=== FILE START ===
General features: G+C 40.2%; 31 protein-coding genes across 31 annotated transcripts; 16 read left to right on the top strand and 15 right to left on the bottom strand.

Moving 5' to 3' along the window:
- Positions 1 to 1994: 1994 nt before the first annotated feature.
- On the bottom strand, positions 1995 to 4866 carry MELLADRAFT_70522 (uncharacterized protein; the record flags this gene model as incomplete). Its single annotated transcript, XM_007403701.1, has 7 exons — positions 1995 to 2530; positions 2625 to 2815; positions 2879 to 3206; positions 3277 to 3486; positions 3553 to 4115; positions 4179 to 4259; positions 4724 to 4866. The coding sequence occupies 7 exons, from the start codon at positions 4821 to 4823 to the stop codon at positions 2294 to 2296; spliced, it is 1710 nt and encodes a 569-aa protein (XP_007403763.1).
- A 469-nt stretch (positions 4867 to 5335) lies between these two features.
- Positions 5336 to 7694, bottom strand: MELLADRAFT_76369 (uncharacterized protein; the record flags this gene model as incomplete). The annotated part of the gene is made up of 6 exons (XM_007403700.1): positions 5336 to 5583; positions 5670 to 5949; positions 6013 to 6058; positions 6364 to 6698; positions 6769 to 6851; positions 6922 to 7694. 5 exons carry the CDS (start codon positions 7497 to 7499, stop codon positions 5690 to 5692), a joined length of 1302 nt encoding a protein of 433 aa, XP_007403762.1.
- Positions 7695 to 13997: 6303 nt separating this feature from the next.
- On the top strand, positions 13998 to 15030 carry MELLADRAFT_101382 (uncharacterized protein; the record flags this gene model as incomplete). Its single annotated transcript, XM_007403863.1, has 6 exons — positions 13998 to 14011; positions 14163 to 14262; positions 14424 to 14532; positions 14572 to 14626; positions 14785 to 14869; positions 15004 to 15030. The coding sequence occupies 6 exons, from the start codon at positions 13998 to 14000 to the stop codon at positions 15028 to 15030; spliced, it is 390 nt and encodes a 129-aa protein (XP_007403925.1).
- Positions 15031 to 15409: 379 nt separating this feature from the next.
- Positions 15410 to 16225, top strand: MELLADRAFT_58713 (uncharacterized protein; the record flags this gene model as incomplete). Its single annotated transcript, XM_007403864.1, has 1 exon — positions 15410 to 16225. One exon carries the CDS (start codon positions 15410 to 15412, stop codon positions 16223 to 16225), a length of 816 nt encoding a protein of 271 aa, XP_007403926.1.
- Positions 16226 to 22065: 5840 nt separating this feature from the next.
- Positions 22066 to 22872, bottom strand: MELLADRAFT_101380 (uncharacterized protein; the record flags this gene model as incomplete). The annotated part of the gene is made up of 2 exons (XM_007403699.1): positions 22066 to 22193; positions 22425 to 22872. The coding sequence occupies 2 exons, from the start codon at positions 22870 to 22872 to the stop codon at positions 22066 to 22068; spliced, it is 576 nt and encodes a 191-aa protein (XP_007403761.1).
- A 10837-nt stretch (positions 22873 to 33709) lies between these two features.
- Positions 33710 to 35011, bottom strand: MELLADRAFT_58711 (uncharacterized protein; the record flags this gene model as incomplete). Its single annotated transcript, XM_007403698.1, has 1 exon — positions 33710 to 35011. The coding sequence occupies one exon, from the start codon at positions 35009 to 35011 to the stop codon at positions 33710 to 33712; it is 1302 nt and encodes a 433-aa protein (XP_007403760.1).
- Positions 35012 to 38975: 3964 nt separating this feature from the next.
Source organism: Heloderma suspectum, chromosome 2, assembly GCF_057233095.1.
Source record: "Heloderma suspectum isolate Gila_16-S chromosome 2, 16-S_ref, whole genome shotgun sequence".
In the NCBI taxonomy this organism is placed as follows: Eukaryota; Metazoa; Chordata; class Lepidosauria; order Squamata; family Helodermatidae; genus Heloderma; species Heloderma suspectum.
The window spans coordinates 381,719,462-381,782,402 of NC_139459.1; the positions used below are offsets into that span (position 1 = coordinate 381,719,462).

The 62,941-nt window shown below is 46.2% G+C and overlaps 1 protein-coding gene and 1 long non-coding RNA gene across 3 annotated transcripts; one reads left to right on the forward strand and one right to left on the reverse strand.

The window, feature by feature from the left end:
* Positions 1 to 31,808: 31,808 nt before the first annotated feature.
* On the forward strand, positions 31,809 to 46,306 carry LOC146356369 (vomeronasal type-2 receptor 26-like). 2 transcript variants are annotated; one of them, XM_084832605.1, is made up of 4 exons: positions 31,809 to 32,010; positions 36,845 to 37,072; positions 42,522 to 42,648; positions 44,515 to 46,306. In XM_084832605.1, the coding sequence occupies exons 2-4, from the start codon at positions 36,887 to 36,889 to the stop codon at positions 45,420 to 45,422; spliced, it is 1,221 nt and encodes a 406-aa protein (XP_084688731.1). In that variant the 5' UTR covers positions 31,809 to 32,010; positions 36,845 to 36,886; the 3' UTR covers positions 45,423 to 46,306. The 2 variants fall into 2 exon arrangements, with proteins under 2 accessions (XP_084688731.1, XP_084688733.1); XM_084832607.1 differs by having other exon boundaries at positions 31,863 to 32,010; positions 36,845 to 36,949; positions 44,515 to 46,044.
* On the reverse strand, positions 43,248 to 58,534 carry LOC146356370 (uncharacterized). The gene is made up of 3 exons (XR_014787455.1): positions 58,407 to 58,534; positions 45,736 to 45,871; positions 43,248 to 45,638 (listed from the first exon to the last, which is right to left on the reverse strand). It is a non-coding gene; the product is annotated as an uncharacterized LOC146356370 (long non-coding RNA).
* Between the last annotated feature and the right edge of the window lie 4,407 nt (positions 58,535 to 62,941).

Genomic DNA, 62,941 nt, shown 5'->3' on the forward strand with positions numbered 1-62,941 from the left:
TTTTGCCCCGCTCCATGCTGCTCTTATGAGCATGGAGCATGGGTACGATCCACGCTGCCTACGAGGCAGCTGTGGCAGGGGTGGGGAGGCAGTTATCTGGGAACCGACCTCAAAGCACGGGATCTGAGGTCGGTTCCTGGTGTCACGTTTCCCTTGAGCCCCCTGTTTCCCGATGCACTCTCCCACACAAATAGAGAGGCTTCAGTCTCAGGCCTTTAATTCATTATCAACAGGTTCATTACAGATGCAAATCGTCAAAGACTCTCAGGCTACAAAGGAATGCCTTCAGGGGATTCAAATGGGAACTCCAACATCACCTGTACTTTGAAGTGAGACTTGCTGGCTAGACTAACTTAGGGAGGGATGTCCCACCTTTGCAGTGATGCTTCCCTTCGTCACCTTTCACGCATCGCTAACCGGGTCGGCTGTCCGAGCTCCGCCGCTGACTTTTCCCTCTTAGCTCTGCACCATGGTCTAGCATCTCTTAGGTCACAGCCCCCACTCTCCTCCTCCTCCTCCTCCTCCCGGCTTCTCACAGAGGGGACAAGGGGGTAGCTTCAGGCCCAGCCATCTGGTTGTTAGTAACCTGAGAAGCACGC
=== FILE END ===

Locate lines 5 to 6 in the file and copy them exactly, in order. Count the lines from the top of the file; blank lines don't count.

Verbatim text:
- A 469-nt stretch (positions 4867 to 5335) lies between these two features.
- Positions 5336 to 7694, bottom strand: MELLADRAFT_76369 (uncharacterized protein; the record flags this gene model as incomplete). The annotated part of the gene is made up of 6 exons (XM_007403700.1): positions 5336 to 5583; positions 5670 to 5949; positions 6013 to 6058; positions 6364 to 6698; positions 6769 to 6851; positions 6922 to 7694. 5 exons carry the CDS (start codon positions 7497 to 7499, stop codon positions 5690 to 5692), a joined length of 1302 nt encoding a protein of 433 aa, XP_007403762.1.